When the Europeans began colonizing the New World, they had a problematic relationship with the Native Americans. The Europeans sought to control a land that the Natives inhabited all their lives. They came and decided to take whatever they wanted regardless of how it affected the Native Americans. They legislated several laws, such as the Indian Removal Act, to establish their authority. The Indian Removal Act had a negative impact on the Native Americans because they were driven away from their ancestral homes, forced to adopt a different lifestyle, and their journey westwards caused the deaths of many Native Americans.
With the arrival of Anglo-Americans, Native Americans lost much more than just their land. Tribes were forced onto reservations, stripped of their culture, wealth and place in society, with no hope of regaining what they owned unless by complete assimilation. For the latter half of the 19th and early 20th centuries, many Anglo-Americans continually pushed for Native Americans to abandon their cultures and “savage” ways. However, despite the many attempts to force Natives into Anglo-American culture, many Native Americans found ways to negotiate with the demands of the Anglo-Americans through mainly social, economic and legal means.
To keep this from happening farmers made the sharecroppers indebted to them keeping the sharecroppers from having any money to support themselves. As stated, sharecropping had drastic effects on the relationship between black people and white people. Examples of this are shown when the article states: “Well, I’ve had so much trouble with these black people, I’m going to employ white people” (Painter para. 13) Additionally, the overall actions between black and white people rose wages (Painter para.
Native American Indians was discriminated just like other nonwhites, the New Deal relief program by the Government did not benefit them as well. American Indians were the victim of violence their land was stolen from them many was killed the surviving Native Americans were denied equality before the law and often treated as wards of the state, and placed in reservations and force to learn Americans traditions and values. Their tribal land was lost to government sales. It was not until the 1930s laws stop America from forcing American Indians to practice their culture. The law gave tribes increasing tribal economic and political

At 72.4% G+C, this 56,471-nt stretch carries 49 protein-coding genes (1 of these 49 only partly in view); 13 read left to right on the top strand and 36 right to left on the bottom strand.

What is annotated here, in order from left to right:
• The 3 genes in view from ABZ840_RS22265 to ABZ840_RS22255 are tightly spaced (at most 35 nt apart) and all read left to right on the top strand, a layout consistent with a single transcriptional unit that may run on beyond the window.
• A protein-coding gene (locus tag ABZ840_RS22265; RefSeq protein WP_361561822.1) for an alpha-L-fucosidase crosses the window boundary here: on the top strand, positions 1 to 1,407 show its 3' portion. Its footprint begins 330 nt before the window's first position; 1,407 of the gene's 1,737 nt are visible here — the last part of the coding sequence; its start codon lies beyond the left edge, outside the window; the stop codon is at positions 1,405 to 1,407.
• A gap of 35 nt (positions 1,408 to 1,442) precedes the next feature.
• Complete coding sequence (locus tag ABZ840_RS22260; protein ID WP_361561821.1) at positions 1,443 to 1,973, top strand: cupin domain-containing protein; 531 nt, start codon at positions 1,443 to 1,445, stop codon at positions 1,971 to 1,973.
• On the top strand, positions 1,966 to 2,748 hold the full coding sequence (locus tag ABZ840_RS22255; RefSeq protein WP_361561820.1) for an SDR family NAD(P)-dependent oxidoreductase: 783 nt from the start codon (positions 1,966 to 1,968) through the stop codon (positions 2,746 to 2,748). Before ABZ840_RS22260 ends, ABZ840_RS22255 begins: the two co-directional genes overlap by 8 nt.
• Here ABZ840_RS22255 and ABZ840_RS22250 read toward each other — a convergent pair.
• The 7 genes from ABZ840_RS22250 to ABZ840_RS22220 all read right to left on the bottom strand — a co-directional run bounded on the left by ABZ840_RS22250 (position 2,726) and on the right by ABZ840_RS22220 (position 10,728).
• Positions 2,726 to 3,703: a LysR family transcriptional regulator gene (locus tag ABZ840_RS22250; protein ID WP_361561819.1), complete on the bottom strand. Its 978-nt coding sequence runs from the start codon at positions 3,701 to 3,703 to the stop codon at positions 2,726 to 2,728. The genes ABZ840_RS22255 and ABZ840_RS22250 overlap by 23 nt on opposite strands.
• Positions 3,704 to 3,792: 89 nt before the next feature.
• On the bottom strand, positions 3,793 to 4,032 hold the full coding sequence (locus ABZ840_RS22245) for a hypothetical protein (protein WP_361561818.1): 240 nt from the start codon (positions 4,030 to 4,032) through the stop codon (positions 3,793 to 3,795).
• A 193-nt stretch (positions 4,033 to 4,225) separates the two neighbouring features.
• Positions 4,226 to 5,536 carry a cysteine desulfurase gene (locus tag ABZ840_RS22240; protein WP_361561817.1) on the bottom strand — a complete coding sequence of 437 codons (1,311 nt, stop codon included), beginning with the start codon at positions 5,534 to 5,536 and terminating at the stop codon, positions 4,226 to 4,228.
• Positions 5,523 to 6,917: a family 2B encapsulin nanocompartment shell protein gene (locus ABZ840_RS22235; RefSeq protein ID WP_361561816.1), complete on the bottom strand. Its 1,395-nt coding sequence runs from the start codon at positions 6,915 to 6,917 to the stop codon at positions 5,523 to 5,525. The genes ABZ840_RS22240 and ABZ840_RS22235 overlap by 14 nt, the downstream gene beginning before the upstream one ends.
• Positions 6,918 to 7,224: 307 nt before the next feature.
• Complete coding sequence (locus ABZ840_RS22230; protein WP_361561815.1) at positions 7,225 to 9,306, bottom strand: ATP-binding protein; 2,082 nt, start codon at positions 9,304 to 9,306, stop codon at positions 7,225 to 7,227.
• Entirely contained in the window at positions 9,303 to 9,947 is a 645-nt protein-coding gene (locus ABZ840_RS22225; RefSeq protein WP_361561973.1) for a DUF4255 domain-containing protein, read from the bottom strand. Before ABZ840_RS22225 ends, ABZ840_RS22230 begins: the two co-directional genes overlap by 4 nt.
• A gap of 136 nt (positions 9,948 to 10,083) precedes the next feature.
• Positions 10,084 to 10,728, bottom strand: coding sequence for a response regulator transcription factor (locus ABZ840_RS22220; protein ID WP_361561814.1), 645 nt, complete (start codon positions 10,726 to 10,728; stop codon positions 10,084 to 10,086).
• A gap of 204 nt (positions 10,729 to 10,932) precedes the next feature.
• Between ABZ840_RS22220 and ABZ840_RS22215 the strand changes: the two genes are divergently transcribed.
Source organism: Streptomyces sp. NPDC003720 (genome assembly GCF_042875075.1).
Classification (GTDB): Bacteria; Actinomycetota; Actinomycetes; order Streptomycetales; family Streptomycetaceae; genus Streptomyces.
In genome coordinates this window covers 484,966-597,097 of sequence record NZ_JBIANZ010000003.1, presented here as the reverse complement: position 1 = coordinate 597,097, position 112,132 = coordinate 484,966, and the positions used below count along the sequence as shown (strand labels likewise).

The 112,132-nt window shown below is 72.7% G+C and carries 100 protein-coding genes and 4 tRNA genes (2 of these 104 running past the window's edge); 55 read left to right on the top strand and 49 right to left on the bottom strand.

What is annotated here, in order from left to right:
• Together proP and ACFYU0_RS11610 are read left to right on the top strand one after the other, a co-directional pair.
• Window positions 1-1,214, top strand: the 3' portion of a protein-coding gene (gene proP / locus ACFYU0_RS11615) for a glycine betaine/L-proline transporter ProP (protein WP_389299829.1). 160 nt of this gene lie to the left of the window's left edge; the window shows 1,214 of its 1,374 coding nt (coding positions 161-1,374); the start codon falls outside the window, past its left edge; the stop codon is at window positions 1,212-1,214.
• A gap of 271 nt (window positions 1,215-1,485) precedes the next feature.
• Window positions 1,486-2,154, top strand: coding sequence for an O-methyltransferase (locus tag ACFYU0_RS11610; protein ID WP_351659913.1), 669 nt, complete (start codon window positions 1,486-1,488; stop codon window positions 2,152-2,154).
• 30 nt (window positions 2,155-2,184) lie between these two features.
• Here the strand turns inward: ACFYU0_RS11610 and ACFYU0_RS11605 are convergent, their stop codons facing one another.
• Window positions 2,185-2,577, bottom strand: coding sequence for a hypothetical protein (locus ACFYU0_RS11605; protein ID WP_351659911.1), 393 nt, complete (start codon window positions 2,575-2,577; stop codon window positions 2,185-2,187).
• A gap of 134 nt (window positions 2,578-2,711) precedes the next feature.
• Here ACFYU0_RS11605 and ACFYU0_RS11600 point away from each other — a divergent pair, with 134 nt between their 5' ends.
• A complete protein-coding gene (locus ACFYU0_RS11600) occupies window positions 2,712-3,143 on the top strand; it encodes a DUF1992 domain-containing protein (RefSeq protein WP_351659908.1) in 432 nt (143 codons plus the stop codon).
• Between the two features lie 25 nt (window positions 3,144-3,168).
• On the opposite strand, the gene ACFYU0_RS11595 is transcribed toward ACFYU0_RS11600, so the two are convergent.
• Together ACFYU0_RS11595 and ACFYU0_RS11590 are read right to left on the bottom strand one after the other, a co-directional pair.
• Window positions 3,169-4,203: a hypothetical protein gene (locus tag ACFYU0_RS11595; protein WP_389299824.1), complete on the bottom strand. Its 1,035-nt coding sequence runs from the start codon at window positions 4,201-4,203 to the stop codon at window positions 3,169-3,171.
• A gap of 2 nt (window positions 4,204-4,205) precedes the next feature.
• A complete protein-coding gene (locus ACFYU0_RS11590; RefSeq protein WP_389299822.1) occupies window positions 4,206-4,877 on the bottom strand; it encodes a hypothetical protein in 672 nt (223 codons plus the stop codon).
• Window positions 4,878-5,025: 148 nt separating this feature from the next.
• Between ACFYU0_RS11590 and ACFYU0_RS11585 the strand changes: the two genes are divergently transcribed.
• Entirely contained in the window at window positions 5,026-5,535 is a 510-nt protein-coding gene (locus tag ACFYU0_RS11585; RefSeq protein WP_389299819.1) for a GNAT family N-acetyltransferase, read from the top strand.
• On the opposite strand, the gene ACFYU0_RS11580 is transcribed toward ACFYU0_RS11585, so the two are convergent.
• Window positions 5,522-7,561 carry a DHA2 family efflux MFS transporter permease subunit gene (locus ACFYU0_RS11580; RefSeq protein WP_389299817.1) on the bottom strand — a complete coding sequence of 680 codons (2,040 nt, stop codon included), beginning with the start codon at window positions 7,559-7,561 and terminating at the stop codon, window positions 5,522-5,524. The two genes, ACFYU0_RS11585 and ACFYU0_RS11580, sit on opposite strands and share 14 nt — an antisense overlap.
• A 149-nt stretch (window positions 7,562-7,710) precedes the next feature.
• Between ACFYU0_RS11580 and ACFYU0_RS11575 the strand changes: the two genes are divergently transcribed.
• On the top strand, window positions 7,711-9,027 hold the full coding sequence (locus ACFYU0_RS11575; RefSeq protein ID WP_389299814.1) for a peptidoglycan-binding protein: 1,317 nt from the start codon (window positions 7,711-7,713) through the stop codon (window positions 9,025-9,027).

The Allotment Act The Dawes Act and its supporters sang a very similar tune to southerners who justified slavery as their patriarchal and christian duty. The Dawes Act allowed the President of the United States to survey the reservations Indians lived on and allot its land to heads of households, single persons over eighteen, and to orphans. This meant that the President went into reservations and redistributed the land, upsetting the system Native Americans had previously. Slave owners of the Antebellum South believed that the Black men and women needed to be enslaved, for they could not function without a patriarchal master. Westerners too saw the Native Americans as inferior, and felt that they had to help the tribal people be free of
More indians tribes were destroyed during war with the whites, and since the Native Americans did not have as much technology, food, and medicine as the whites, they lost a lot of warriors. Many Native Americans would leave their tribes in search for food only to be confronted and ambushed by white soldiers. Some Native Americans chose to surrender rather than to be moved to a different location. After the Indian and American War, the General Allotment Act was passed, also known as The Dawes Act of 1887. The Dawes Act granted Native Americans land allotments.
One of the main ways in which the US Government obtained Native American lands was to offer them terms within treaties. Congress declared that the only treaties ratified by them would result in the legal seizure of native land. These treaties frequently offered some sort of payment or guarantee to “compensate” the native for land forfeitures. Federal regulation of the fur trade was an attempt at obtaining control of the Native Americans. The Fur Trade was prevalent for both settlers and the natives.